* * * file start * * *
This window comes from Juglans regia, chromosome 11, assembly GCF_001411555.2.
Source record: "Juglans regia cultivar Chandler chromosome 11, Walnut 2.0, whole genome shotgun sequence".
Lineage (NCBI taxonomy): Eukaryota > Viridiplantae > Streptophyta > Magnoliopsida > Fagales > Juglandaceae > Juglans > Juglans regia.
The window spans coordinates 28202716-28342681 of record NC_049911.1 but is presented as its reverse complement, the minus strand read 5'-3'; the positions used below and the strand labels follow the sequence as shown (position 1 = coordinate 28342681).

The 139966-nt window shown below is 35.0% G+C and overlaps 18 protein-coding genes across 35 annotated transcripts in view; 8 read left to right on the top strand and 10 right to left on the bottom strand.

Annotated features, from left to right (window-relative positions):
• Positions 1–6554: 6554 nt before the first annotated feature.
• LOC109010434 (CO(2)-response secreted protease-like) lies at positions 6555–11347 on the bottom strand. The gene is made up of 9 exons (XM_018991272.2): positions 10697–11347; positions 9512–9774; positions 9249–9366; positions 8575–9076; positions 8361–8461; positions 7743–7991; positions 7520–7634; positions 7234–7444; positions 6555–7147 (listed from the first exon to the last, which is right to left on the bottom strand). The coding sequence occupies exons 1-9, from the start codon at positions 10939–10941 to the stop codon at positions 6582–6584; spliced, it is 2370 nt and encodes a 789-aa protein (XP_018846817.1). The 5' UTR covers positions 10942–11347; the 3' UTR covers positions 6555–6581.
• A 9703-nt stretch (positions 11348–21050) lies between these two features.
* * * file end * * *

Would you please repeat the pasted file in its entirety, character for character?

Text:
This window comes from Juglans regia, chromosome 11, assembly GCF_001411555.2.
Source record: "Juglans regia cultivar Chandler chromosome 11, Walnut 2.0, whole genome shotgun sequence".
Lineage (NCBI taxonomy): Eukaryota > Viridiplantae > Streptophyta > Magnoliopsida > Fagales > Juglandaceae > Juglans > Juglans regia.
The window spans coordinates 28202716-28342681 of record NC_049911.1 but is presented as its reverse complement, the minus strand read 5'-3'; the positions used below and the strand labels follow the sequence as shown (position 1 = coordinate 28342681).

The 139966-nt window shown below is 35.0% G+C and overlaps 18 protein-coding genes across 35 annotated transcripts in view; 8 read left to right on the top strand and 10 right to left on the bottom strand.

Annotated features, from left to right (window-relative positions):
• Positions 1–6554: 6554 nt before the first annotated feature.
• LOC109010434 (CO(2)-response secreted protease-like) lies at positions 6555–11347 on the bottom strand. The gene is made up of 9 exons (XM_018991272.2): positions 10697–11347; positions 9512–9774; positions 9249–9366; positions 8575–9076; positions 8361–8461; positions 7743–7991; positions 7520–7634; positions 7234–7444; positions 6555–7147 (listed from the first exon to the last, which is right to left on the bottom strand). The coding sequence occupies exons 1-9, from the start codon at positions 10939–10941 to the stop codon at positions 6582–6584; spliced, it is 2370 nt and encodes a 789-aa protein (XP_018846817.1). The 5' UTR covers positions 10942–11347; the 3' UTR covers positions 6555–6581.
• A 9703-nt stretch (positions 11348–21050) lies between these two features.